Bournemouth saw the sharpest increase in house prices in all areas of England and Wales in January 2016 as the Victorian coastal town in Dorset rises in popularity among home buyers. Your Move said the average Bournemouth house price went up 2.9% over the month to £261,232, faster than anywhere else.
"This upswing has been propelled by the expanding tech sector in the city. Last year Bournemouth was named the fastest-growing digital economy in the UK," said Adrian Gill, director of Reeds Rains and Your Move estate agents. "This 'silicon beach' surge has created more well-paid tech jobs in the area – spurring the recent rise in home values, as more people look to move into the neighbourhood."
Tech City UK, the government-led initiative based in Shoreditch, east London, to help drive growth and innovation in the technology sector, says Bournemouth and neighbouring Poole saw an increase of 212% in new digital companies between 2010 and 2013 alone, employing 7,000 people. It hosted the Silicon Beach technology conference in September 2015.
Across the whole of England and Wales, Your Move said the average price rose 0.2% in January to £290,642. "Last June, average prices crossed the £280,000 marker, but we have to go back to August 2014 for the crossing of the £270,000 threshold," Gill said. "We're now passing these milestones in quicker and quicker succession, as prices pick up pace. This hastening is good news for homeowners, but means it's getting harder for those still hoping for home ownership. In the last 12 months there's been a 5.5% upswing in average property prices compared to just a 2.1% rise in average earnings."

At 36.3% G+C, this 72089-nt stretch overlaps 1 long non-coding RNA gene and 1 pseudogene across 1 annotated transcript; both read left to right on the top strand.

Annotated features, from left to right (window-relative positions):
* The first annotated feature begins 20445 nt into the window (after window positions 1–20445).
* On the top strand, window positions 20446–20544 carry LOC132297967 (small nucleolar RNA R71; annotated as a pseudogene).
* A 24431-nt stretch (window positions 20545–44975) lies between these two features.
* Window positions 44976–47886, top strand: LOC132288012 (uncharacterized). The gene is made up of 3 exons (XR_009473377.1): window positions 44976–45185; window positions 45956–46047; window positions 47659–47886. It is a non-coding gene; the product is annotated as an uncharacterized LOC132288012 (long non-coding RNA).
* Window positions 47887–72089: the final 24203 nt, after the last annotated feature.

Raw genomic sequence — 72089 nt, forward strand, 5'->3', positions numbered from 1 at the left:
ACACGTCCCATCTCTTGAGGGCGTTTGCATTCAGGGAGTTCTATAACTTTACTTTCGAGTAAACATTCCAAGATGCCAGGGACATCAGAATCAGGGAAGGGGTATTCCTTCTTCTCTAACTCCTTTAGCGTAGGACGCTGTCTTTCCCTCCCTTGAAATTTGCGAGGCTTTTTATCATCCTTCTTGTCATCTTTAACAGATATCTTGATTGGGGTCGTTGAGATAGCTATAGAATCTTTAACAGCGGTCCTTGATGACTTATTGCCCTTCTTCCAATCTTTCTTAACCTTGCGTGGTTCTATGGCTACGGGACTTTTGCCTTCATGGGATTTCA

House prices have risen sharply because there is a shortage of supply in some parts of the country, particularly London and the south-east of England. As a consequence, many aspiring home owners struggle to save a sufficient deposit, or secure a mortgage large enough. But there are a number of government policies focused on supporting first-time buyers onto the property ladder. These include Help to Buy, which offers an interest free loan, an ISA topped up with public money or a mortgage guarantee from the Treasury; discounted "starter homes" for under-40s; and shared ownership schemes.
However house building is still running at around half the level needed to meet demand. Estimates on demand vary from 200,000 to 300,000 new homes every year. Housing starts in England in the year to September 2015 were 136,830, down by 0.8% on the 12 months before, according to government statistics, well below what is needed.